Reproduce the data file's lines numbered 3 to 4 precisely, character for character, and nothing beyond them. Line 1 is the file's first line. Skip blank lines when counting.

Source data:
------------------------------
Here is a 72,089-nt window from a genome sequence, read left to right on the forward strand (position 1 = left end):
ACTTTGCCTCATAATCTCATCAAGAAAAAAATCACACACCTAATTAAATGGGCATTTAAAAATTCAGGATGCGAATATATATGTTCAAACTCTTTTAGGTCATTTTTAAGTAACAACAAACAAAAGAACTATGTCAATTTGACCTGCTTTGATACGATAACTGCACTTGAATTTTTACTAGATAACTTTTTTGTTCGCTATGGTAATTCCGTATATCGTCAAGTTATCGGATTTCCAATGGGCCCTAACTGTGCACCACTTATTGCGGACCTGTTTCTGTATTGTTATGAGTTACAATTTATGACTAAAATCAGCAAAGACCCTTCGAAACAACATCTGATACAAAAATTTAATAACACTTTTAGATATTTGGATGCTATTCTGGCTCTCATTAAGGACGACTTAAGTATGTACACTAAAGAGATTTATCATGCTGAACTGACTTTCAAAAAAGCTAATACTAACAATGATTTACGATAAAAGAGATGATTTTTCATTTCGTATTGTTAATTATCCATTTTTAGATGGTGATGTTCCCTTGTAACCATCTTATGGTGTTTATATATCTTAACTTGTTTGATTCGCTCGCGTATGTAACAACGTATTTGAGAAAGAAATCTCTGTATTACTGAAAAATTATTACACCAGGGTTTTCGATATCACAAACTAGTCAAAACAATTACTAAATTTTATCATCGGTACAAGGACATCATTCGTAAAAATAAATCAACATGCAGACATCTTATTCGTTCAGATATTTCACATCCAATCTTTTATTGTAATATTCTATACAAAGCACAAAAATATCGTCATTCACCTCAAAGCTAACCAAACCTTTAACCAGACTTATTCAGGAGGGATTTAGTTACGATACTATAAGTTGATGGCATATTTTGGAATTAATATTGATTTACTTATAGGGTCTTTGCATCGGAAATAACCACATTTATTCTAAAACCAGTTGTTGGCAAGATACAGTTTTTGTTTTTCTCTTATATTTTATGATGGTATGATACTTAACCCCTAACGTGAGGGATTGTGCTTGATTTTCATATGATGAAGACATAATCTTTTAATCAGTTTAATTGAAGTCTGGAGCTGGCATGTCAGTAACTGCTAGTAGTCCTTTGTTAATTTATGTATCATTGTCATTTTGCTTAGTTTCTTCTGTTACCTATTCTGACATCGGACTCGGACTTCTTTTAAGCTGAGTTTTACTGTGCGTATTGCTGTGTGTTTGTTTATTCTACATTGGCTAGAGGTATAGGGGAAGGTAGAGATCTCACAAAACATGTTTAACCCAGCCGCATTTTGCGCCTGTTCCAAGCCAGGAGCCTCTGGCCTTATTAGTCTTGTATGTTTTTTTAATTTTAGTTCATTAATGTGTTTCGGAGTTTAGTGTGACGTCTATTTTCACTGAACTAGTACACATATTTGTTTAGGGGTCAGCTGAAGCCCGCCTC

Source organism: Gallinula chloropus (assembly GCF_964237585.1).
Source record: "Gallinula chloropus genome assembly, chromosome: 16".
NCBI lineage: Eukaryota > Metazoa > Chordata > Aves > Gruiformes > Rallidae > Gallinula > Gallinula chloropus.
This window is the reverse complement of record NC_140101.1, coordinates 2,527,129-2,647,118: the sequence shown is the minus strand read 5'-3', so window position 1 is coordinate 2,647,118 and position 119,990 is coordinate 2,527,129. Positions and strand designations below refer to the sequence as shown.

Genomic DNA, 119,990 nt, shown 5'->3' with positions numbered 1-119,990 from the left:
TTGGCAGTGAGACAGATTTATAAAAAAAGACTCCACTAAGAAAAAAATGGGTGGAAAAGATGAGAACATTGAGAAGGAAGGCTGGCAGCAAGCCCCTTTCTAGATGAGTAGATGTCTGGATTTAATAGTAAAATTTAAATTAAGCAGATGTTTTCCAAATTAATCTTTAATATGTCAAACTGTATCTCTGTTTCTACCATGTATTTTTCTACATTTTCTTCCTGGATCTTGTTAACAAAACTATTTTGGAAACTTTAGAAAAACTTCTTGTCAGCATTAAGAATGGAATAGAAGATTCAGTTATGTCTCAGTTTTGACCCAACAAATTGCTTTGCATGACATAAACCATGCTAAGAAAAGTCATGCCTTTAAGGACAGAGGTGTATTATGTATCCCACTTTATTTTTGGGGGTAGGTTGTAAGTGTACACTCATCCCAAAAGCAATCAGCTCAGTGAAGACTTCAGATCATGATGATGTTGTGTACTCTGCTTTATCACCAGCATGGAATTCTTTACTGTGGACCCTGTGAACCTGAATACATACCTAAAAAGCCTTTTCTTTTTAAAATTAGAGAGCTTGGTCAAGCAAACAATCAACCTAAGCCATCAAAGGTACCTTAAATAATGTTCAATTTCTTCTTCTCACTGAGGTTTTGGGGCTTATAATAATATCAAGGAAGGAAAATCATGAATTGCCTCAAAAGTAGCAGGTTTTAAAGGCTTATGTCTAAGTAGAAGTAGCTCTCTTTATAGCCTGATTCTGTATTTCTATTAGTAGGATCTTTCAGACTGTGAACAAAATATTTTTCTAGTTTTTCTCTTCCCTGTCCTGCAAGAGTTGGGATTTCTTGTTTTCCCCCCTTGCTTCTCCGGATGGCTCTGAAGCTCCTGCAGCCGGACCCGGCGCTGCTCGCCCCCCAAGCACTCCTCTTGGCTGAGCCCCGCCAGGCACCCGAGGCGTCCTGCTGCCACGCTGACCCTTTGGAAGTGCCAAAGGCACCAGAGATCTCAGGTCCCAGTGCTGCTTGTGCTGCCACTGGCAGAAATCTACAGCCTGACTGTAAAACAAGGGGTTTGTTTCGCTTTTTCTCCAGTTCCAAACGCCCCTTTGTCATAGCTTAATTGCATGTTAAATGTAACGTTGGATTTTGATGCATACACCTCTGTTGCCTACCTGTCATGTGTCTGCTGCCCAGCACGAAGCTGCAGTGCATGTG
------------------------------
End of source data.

Source organism: Gallinula chloropus (assembly GCF_964237585.1).
Source record: "Gallinula chloropus genome assembly, chromosome: 16".